There is the question of human rights. I myself don’t believe in the relativity of human rights. I don’t believe that ‘local conditions’, as it were, or a specific cultural disposition can justify suppression of dissent or the individual conscience. In Cuba I have always understood harsh treatment of dissenting voices as stemming from a ‘siege situation’ imposed upon it from outside. And I believe that to a certain extent that is true. But equally, apologists for Israeli actions have also stressed a siege situation brought about by external threat. Mordechai Vanunu is a dissent ing voice in Israel and was sentenced to 18 years solitary confinement for disclosing Israel’s nuclear capacity to the world.
I am a trustee of the Vanunu estate and a defender of his right to speak. I must therefore logically defend, for example, Maria Elena Cruz Vareia’s right to speak also. Socialism must be about active and participatory debate.
However, the wrinkled moral frown of the US has always been good for a laugh. ‘We deplore etc, etc the violations of human rights in such and such a country.’ In their own country one and a half million people are in jail, 3,000 are on Death Row, nearly 50 million live under the poverty line, effectively disenfranchised, there is a huge black underclass, abused and condemned, 38 states practise the death penalty, corruption is vibrant and active at all levels of the hierarchy, police brutality is systematic, heavily racist, lethal. Human rights, where are you?
There exists today widespread propaganda which asserts that socialism is dead. But if to be a socialist is to be a person convinced that the words ‘the common good’ and ‘social justice’ actually mean something; if to be a socialist is to be outraged at the contempt in which millions and millions of people are held by those in power, by ‘market forces’, by international financial institutions; if to be a socialist is to be a person determined to do everything in his or her power to alleviate these unforgivably degraded lives, then socialism can never be dead because these aspirations will never die.
Dipesh Pandya speaks to documentary film-maker Sanjay Kak, who for 30 years has been working outside the mainstream to tell a story rooted in the struggles of those excluded by India’s militarism and its narrative of neoliberal growth
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Disasters have unequal impacts – it's the poor and marginalised who suffer most. David Harvey writes on Hurricane Harvey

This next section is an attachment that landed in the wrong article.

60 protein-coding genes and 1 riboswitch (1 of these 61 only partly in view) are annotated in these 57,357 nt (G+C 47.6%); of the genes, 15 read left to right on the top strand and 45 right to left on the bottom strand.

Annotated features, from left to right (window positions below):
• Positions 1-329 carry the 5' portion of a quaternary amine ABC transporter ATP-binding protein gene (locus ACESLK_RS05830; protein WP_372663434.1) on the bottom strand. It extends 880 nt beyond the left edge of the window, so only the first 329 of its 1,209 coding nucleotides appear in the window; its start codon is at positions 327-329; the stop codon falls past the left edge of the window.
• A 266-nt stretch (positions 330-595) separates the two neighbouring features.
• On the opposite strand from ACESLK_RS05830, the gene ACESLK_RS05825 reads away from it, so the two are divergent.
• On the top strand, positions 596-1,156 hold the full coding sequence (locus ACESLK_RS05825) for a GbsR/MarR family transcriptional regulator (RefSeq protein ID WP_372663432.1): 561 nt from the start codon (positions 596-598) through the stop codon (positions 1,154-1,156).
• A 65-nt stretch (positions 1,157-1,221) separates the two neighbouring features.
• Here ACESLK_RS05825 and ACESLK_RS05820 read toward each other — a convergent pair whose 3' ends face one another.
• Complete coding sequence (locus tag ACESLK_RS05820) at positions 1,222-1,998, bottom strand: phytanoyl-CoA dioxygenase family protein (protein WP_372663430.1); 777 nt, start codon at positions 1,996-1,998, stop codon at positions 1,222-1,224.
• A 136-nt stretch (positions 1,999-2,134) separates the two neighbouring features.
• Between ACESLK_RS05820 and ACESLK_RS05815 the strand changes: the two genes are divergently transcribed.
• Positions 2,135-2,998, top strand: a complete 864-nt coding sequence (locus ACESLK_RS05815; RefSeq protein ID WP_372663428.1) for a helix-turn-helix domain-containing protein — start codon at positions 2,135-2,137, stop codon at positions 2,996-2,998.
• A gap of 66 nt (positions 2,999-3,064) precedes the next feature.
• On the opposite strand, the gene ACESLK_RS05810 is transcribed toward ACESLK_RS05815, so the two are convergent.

Survivors of the fire are still relying on thousands of community volunteers, writes Dan Renwick - but the failed council is plotting a comeback
What if it's not us who are sick, asks Rod Tweedy, but a system at odds with who we are as social beings?
The people could reach a democratic and non-violent solution if they were freed from US meddling, argues Boaventura de Sousa Santos
A decade after the start of the crash, economic power is in our hands – we must take it, writes Ann Pettifor
Nick Dowson looks at the new wave of co-ops and community groups where people are building their own truly affordable homes
The World Transformed: Red Pepper’s pick of the festival
Red Pepper is proud to be part of organising The World Transformed, in Brighton from 23-26 September. Here are our highlights from the programme
Labour’s NEC has started to empower party members – but we still have a mountain to climb
The crunch executive meeting ahead of Labour conference agreed some welcome changes, writes Michael Calderbank, but there is still much further to go
Working class theatre: Save Our Steel takes the stage
A new play inspired by Port Talbot’s ‘Save Our Steel’ campaign asks questions about the working class leaders of today. Adam Johannes talks to co-director Rhiannon White about the project, the people and the politics behind it
The dawn of commons politics
As supporters of the new 'commons politics' win office in a variety of European cities, Stacco Troncoso and Ann Marie Utratel chart where this movement came from – and where it may be going
A very social economist
Hilary Wainwright says the ideas of Robin Murray, who died in June, offer a practical alternative to neoliberalism
Art the Arms Fair: making art not war
Amy Corcoran on organising artistic resistance to the weapons dealers’ London showcase